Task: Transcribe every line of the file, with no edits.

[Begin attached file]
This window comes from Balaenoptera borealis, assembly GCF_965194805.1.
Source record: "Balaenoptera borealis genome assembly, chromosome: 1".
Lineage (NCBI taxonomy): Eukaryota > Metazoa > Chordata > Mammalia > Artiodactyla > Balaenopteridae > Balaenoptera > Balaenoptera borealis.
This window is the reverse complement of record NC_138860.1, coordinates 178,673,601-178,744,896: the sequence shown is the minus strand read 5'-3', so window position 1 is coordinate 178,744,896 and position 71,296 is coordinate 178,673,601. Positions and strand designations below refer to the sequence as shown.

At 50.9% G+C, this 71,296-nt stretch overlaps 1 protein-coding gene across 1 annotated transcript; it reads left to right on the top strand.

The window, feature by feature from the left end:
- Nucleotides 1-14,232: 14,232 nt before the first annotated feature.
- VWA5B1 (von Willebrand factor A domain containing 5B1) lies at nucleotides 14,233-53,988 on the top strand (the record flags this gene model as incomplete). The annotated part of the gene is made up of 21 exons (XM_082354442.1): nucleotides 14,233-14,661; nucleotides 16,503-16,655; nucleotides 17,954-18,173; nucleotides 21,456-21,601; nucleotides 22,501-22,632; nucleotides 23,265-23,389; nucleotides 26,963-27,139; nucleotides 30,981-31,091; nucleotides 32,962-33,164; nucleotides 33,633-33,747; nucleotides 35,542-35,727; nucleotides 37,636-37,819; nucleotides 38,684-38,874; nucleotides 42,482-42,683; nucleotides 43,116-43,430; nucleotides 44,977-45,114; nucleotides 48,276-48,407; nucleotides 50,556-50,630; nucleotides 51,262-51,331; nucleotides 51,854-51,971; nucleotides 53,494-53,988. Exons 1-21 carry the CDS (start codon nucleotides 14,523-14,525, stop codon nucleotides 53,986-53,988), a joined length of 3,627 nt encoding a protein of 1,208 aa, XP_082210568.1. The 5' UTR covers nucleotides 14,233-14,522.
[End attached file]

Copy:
This window comes from Balaenoptera borealis, assembly GCF_965194805.1.
Source record: "Balaenoptera borealis genome assembly, chromosome: 1".
Lineage (NCBI taxonomy): Eukaryota > Metazoa > Chordata > Mammalia > Artiodactyla > Balaenopteridae > Balaenoptera > Balaenoptera borealis.
This window is the reverse complement of record NC_138860.1, coordinates 178,673,601-178,744,896: the sequence shown is the minus strand read 5'-3', so window position 1 is coordinate 178,744,896 and position 71,296 is coordinate 178,673,601. Positions and strand designations below refer to the sequence as shown.

At 50.9% G+C, this 71,296-nt stretch overlaps 1 protein-coding gene across 1 annotated transcript; it reads left to right on the top strand.

The window, feature by feature from the left end:
- Nucleotides 1-14,232: 14,232 nt before the first annotated feature.
- VWA5B1 (von Willebrand factor A domain containing 5B1) lies at nucleotides 14,233-53,988 on the top strand (the record flags this gene model as incomplete). The annotated part of the gene is made up of 21 exons (XM_082354442.1): nucleotides 14,233-14,661; nucleotides 16,503-16,655; nucleotides 17,954-18,173; nucleotides 21,456-21,601; nucleotides 22,501-22,632; nucleotides 23,265-23,389; nucleotides 26,963-27,139; nucleotides 30,981-31,091; nucleotides 32,962-33,164; nucleotides 33,633-33,747; nucleotides 35,542-35,727; nucleotides 37,636-37,819; nucleotides 38,684-38,874; nucleotides 42,482-42,683; nucleotides 43,116-43,430; nucleotides 44,977-45,114; nucleotides 48,276-48,407; nucleotides 50,556-50,630; nucleotides 51,262-51,331; nucleotides 51,854-51,971; nucleotides 53,494-53,988. Exons 1-21 carry the CDS (start codon nucleotides 14,523-14,525, stop codon nucleotides 53,986-53,988), a joined length of 3,627 nt encoding a protein of 1,208 aa, XP_082210568.1. The 5' UTR covers nucleotides 14,233-14,522.